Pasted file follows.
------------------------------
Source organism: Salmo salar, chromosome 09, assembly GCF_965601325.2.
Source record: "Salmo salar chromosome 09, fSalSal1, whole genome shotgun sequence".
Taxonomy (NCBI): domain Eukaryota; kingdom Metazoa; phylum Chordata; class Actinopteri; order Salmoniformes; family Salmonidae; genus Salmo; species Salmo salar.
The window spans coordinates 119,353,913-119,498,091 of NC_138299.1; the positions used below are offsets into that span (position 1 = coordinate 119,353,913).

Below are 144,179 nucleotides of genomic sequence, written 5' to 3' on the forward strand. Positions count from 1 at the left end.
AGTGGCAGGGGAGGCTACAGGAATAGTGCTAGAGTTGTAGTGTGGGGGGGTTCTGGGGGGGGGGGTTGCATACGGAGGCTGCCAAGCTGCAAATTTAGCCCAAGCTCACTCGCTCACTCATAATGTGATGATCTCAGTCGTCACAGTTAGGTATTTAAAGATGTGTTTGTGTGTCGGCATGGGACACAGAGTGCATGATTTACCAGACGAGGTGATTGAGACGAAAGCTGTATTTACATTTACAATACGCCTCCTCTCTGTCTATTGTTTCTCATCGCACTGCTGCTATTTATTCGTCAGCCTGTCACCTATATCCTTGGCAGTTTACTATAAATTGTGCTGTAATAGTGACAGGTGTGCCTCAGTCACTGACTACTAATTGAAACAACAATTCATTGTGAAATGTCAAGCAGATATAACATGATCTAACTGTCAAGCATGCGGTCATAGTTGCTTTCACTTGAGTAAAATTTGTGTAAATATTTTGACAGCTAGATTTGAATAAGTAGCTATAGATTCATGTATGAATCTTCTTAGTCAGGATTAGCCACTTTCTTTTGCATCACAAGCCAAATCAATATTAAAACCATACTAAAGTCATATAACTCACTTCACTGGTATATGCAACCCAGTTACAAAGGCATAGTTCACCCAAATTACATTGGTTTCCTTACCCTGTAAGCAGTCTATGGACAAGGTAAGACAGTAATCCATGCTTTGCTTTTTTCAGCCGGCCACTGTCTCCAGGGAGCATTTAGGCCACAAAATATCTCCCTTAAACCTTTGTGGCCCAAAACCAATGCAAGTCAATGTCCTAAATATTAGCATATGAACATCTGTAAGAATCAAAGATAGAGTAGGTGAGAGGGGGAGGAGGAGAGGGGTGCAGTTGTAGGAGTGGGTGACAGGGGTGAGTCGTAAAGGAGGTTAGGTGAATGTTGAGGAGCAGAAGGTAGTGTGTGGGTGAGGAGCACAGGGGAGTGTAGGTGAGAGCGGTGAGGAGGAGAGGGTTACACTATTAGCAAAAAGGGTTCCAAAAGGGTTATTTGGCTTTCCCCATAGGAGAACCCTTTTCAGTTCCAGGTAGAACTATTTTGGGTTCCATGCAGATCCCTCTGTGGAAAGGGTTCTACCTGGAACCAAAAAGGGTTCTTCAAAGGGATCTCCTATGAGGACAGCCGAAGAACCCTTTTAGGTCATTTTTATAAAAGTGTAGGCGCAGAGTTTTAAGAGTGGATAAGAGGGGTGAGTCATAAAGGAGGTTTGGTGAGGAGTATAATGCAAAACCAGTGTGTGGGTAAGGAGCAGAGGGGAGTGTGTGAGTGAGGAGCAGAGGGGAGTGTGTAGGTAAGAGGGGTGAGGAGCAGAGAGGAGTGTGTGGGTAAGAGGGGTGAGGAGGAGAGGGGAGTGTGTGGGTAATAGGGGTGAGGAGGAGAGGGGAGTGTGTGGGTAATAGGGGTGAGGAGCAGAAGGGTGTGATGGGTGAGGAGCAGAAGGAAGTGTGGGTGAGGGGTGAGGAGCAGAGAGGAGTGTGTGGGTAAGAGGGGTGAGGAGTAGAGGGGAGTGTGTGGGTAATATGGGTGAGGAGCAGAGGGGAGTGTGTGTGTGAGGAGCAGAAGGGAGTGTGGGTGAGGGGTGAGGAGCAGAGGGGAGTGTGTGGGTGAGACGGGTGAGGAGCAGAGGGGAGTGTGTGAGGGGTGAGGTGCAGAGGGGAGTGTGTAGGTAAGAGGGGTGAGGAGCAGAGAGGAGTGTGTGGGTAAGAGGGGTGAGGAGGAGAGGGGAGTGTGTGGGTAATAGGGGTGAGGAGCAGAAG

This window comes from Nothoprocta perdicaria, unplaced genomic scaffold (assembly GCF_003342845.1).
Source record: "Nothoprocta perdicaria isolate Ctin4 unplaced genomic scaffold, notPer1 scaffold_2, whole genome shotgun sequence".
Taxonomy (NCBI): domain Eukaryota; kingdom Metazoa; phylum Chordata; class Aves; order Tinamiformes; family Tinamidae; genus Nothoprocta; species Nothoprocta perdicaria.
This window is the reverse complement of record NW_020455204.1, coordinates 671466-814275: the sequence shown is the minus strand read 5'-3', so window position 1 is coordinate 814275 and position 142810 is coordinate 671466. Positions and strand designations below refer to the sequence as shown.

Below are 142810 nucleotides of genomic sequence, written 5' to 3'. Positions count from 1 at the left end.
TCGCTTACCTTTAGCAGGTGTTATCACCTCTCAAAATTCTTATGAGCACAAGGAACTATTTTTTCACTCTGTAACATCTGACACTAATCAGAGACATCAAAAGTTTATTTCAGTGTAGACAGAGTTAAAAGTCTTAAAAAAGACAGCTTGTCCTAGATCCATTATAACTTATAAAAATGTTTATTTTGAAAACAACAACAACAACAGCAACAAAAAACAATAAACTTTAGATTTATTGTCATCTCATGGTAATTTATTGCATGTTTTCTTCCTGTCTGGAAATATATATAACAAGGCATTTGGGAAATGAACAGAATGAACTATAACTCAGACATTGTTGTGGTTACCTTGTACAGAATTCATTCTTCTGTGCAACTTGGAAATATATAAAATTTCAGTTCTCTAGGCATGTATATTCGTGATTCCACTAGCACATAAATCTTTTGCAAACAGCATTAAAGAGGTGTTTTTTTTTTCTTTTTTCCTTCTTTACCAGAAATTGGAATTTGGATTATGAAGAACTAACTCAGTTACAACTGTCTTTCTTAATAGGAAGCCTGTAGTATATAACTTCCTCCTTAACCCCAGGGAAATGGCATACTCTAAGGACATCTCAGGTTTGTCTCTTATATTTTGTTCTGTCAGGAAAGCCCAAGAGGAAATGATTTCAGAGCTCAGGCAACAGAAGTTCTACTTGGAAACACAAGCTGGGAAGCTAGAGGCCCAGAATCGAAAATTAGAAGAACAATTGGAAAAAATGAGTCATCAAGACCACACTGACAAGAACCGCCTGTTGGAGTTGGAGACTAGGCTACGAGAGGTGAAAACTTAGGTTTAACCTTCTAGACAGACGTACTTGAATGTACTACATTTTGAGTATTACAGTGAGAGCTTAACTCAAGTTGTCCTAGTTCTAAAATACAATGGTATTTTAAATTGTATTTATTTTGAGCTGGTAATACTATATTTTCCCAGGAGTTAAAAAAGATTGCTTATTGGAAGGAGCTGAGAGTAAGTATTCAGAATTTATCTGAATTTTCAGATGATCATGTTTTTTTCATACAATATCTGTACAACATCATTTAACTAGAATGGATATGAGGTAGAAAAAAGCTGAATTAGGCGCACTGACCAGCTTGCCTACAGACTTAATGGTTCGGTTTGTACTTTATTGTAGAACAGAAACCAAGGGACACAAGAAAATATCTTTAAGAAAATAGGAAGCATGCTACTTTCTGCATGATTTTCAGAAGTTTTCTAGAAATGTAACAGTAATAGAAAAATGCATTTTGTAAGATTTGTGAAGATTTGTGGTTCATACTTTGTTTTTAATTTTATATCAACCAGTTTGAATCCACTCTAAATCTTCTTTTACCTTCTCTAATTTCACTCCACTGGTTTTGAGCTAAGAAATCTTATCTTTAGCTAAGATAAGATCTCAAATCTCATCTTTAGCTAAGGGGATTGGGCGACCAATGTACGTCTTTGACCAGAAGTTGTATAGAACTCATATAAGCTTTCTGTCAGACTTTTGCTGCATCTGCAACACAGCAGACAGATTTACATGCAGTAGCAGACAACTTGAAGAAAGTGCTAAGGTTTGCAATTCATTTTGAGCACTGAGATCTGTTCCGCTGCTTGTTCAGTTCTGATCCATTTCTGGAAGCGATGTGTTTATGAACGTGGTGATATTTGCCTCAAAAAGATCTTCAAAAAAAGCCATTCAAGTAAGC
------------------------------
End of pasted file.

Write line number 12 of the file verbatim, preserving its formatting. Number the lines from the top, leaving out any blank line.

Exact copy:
TCGCTTACCTTTAGCAGGTGTTATCACCTCTCAAAATTCTTATGAGCACAAGGAACTATTTTTTCACTCTGTAACATCTGACACTAATCAGAGACATCAAAAGTTTATTTCAGTGTAGACAGAGTTAAAAGTCTTAAAAAAGACAGCTTGTCCTAGATCCATTATAACTTATAAAAATGTTTATTTTGAAAACAACAACAACAACAGCAACAAAAAACAATAAACTTTAGATTTATTGTCATCTCATGGTAATTTATTGCATGTTTTCTTCCTGTCTGGAAATATATATAACAAGGCATTTGGGAAATGAACAGAATGAACTATAACTCAGACATTGTTGTGGTTACCTTGTACAGAATTCATTCTTCTGTGCAACTTGGAAATATATAAAATTTCAGTTCTCTAGGCATGTATATTCGTGATTCCACTAGCACATAAATCTTTTGCAAACAGCATTAAAGAGGTGTTTTTTTTTTCTTTTTTCCTTCTTTACCAGAAATTGGAATTTGGATTATGAAGAACTAACTCAGTTACAACTGTCTTTCTTAATAGGAAGCCTGTAGTATATAACTTCCTCCTTAACCCCAGGGAAATGGCATACTCTAAGGACATCTCAGGTTTGTCTCTTATATTTTGTTCTGTCAGGAAAGCCCAAGAGGAAATGATTTCAGAGCTCAGGCAACAGAAGTTCTACTTGGAAACACAAGCTGGGAAGCTAGAGGCCCAGAATCGAAAATTAGAAGAACAATTGGAAAAAATGAGTCATCAAGACCACACTGACAAGAACCGCCTGTTGGAGTTGGAGACTAGGCTACGAGAGGTGAAAACTTAGGTTTAACCTTCTAGACAGACGTACTTGAATGTACTACATTTTGAGTATTACAGTGAGAGCTTAACTCAAGTTGTCCTAGTTCTAAAATACAATGGTATTTTAAATTGTATTTATTTTGAGCTGGTAATACTATATTTTCCCAGGAGTTAAAAAAGATTGCTTATTGGAAGGAGCTGAGAGTAAGTATTCAGAATTTATCTGAATTTTCAGATGATCATGTTTTTTTCATACAATATCTGTACAACATCATTTAACTAGAATGGATATGAGGTAGAAAAAAGCTGAATTAGGCGCACTGACCAGCTTGCCTACAGACTTAATGGTTCGGTTTGTACTTTATTGTAGAACAGAAACCAAGGGACACAAGAAAATATCTTTAAGAAAATAGGAAGCATGCTACTTTCTGCATGATTTTCAGAAGTTTTCTAGAAATGTAACAGTAATAGAAAAATGCATTTTGTAAGATTTGTGAAGATTTGTGGTTCATACTTTGTTTTTAATTTTATATCAACCAGTTTGAATCCACTCTAAATCTTCTTTTACCTTCTCTAATTTCACTCCACTGGTTTTGAGCTAAGAAATCTTATCTTTAGCTAAGATAAGATCTCAAATCTCATCTTTAGCTAAGGGGATTGGGCGACCAATGTACGTCTTTGACCAGAAGTTGTATAGAACTCATATAAGCTTTCTGTCAGACTTTTGCTGCATCTGCAACACAGCAGACAGATTTACATGCAGTAGCAGACAACTTGAAGAAAGTGCTAAGGTTTGCAATTCATTTTGAGCACTGAGATCTGTTCCGCTGCTTGTTCAGTTCTGATCCATTTCTGGAAGCGATGTGTTTATGAACGTGGTGATATTTGCCTCAAAAAGATCTTCAAAAAAAGCCATTCAAGTAAGC